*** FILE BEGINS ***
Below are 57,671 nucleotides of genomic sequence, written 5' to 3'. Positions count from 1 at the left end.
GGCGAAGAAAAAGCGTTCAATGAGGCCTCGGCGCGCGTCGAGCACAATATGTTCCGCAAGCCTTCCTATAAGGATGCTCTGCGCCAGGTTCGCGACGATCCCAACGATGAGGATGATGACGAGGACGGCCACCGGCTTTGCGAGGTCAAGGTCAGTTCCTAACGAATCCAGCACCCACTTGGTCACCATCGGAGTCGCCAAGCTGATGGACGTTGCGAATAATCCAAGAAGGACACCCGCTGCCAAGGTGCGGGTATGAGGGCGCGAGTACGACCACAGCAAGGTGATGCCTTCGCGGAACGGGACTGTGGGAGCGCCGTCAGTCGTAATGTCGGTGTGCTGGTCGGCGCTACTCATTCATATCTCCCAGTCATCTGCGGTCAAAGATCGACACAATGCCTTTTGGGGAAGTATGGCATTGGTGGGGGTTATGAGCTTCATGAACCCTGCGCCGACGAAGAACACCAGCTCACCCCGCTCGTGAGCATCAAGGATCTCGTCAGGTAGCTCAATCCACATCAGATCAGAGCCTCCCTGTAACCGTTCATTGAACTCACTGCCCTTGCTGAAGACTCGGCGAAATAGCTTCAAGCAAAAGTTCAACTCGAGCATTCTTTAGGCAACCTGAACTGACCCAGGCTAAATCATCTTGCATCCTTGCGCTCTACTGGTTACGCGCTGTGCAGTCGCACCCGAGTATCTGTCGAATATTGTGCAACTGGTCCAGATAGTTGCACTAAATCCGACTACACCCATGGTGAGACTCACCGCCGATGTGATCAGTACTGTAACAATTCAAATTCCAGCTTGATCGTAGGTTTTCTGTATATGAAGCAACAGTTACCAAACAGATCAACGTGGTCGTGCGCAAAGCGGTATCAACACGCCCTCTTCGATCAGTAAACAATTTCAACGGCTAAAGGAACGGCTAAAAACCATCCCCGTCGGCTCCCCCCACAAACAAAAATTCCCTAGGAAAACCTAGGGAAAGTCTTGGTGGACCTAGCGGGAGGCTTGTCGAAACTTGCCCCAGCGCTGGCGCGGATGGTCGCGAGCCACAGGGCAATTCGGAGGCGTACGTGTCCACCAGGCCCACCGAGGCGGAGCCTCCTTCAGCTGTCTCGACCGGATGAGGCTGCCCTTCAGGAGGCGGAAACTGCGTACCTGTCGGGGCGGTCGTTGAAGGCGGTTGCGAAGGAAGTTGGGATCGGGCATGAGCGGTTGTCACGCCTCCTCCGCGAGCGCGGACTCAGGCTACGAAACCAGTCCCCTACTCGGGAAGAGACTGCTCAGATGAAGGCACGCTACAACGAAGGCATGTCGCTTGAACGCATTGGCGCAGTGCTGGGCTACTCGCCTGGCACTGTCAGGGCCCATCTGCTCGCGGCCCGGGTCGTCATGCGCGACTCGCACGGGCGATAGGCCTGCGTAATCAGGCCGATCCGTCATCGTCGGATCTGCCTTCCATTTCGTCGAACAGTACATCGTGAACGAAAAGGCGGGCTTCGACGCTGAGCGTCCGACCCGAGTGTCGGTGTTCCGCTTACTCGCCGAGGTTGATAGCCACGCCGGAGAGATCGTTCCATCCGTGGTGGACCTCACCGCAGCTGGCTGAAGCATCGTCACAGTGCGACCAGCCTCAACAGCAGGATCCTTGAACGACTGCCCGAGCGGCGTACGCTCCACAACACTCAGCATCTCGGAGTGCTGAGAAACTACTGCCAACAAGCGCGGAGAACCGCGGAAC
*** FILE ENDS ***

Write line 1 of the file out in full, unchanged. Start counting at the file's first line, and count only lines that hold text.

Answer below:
Below are 57,671 nucleotides of genomic sequence, written 5' to 3'. Positions count from 1 at the left end.